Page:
Photo by Viktor Forgacs on Unsplash
It’s not enough that I'm distracted by COVID-19 news.
Just this week, I’ve spent a whopping 11 hours and 43 minutes on Twitter.
The deeper shock to my system is that my distractions - over the past 12 hours or so - have vanished.
The Arkansas Razorbacks have suspended basketball tournament play and all regular-season games in all sports.
Major League Baseball has suspended remaining spring training games - and has delayed Opening Day by at least two weeks.
As someone who’s accustomed to working from home and self-starting each day, I’m having trouble focusing on activities that will “move the needle,” if you will.
News cycles are like a mash-up of shock dramas.
Part fantasy, sci-fi, political thriller, black comedy, horror, WWE wrestling narratives, and badly-scripted reality television.
Prosperity gospel preachers are telling young people, “You’ll be fine. Older adults and sick people will die, so be a better Christian and stop worrying.”
Washington, D.C. is an unmitigated disaster.
That there’s a run on toilet paper is the coup de gras.
Everything I’ve practiced and preached the past six or seven years says that I must control what I can control.
What I can control is my response.
I can wash my hands - and my digital devices - frequently.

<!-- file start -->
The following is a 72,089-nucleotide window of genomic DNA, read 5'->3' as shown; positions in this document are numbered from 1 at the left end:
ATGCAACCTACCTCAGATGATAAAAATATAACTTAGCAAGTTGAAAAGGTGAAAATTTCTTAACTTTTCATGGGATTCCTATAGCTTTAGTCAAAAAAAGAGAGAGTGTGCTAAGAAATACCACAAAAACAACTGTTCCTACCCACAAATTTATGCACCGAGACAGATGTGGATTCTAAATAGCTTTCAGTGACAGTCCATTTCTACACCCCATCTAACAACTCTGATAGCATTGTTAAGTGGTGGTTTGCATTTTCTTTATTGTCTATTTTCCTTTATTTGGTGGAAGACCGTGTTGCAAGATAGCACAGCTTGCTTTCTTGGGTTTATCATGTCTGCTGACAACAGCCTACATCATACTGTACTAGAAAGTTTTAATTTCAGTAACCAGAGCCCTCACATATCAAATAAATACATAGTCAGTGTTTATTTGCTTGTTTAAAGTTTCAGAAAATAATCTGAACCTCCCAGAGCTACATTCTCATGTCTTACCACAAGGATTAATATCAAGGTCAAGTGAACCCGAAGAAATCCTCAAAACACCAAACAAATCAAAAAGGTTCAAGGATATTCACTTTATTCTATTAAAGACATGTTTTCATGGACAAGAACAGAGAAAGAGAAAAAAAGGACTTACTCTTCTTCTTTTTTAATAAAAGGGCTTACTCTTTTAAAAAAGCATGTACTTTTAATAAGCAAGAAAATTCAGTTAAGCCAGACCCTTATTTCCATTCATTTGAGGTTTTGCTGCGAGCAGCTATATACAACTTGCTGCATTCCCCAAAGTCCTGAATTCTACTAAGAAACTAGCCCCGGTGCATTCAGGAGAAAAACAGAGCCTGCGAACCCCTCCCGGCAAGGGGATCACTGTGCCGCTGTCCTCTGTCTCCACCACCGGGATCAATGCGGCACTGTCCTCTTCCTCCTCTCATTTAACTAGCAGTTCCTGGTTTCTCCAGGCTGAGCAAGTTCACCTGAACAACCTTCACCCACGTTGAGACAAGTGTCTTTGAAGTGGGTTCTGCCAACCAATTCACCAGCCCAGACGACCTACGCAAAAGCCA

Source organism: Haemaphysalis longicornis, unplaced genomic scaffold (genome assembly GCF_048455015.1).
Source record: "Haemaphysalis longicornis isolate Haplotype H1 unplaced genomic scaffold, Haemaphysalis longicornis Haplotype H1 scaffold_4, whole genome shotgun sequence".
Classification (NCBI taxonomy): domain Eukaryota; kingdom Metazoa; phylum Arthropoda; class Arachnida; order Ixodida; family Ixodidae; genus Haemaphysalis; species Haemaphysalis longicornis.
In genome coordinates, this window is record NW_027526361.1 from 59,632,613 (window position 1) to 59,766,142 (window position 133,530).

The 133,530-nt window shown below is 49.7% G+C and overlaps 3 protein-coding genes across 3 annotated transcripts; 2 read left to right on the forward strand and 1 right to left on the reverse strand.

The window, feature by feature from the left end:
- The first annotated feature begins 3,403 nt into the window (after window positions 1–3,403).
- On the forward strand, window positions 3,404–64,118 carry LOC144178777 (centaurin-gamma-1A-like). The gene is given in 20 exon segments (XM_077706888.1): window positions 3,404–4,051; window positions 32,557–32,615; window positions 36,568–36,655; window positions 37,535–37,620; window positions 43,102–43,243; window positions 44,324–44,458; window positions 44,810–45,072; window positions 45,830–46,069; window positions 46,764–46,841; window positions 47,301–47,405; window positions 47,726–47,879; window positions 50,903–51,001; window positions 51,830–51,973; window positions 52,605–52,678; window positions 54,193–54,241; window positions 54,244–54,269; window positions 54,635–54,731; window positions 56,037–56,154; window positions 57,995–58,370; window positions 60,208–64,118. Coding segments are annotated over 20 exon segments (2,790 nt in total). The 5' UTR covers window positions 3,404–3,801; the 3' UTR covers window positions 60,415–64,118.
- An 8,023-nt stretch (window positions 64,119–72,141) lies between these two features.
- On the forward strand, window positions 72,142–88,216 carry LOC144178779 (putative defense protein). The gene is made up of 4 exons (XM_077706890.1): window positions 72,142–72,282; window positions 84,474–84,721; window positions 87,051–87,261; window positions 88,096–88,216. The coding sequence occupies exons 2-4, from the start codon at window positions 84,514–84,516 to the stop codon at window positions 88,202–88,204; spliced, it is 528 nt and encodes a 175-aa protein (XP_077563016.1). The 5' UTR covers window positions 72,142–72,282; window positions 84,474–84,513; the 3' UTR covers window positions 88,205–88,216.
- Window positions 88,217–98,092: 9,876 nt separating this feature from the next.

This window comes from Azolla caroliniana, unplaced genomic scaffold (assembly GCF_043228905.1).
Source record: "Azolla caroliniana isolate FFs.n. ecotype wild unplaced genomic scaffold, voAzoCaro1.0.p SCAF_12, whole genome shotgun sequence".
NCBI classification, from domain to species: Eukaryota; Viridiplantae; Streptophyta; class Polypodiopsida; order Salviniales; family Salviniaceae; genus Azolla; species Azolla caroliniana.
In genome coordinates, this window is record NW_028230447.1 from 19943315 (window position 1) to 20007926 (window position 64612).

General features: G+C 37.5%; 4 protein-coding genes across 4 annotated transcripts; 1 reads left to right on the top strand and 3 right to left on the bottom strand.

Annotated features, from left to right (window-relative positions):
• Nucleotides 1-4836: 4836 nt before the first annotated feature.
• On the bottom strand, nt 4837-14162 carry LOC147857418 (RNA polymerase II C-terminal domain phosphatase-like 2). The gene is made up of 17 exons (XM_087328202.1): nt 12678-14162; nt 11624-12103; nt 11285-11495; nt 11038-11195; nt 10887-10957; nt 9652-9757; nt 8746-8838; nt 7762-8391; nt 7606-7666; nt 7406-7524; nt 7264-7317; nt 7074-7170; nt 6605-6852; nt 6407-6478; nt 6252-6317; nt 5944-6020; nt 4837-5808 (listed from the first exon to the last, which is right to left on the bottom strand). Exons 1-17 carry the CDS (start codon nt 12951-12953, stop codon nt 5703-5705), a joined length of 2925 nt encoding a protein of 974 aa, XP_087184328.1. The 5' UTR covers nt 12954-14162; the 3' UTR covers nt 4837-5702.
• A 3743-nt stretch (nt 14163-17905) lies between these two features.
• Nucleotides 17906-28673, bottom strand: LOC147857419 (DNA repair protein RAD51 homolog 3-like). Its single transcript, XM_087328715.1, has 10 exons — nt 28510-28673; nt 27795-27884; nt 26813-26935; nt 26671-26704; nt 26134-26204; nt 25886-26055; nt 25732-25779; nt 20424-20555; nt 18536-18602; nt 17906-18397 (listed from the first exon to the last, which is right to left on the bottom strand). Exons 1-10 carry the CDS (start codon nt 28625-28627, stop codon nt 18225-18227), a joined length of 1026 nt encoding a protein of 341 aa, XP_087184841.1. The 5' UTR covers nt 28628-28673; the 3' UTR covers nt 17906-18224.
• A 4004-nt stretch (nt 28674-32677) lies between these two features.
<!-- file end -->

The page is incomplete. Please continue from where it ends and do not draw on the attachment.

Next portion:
I can practice intelligent social distancing.
Since I have a tendency to isolate, it’s important that I don’t use my family’s health as an excuse to distance myself from everyone.
But I also need to be smart.
The idea in a pandemic is to “flatten the curve” by being smart about the people I engage with face-to-face.
I'm no expert, so don’t make your decisions based on how I’m processing my response to COVID-19.
This all becomes a math equation, really.
Thankfully, I trust Arkansas Governor Asa Hutchinson.
While I haven’t had much contact with him while he’s been in office, I’ve been friends with him and his wife Susan since the late 1980s.
He’s experienced in crisis management, having served as director of the Drug Enforcement Agency and as a Homeland Security undersecretary in the weeks and years following 9/11.
When he talks, I listen.
I know him well enough and have covered enough of his news conferences in my previous life as a broadcast journalist to know the import of what he’s not saying, as well as what he’s saying.
Ultimately, though, this all becomes a waiting game, doesn’t it?
What we do with our time without distractions says a lot about how quickly we will individually and collectively rebound from the COVID-19 outbreak long after the spread of the disease has been mitigated.
What’s one thing you will do with the time and energy you might have spent on sporting events?
Something that will improve your life?
Hit me up @tracyplaces on Twitter or firstname.lastname@example.org via email.
Interested in more ideas like this?
I typically post a few times a week.
Thanks for reading.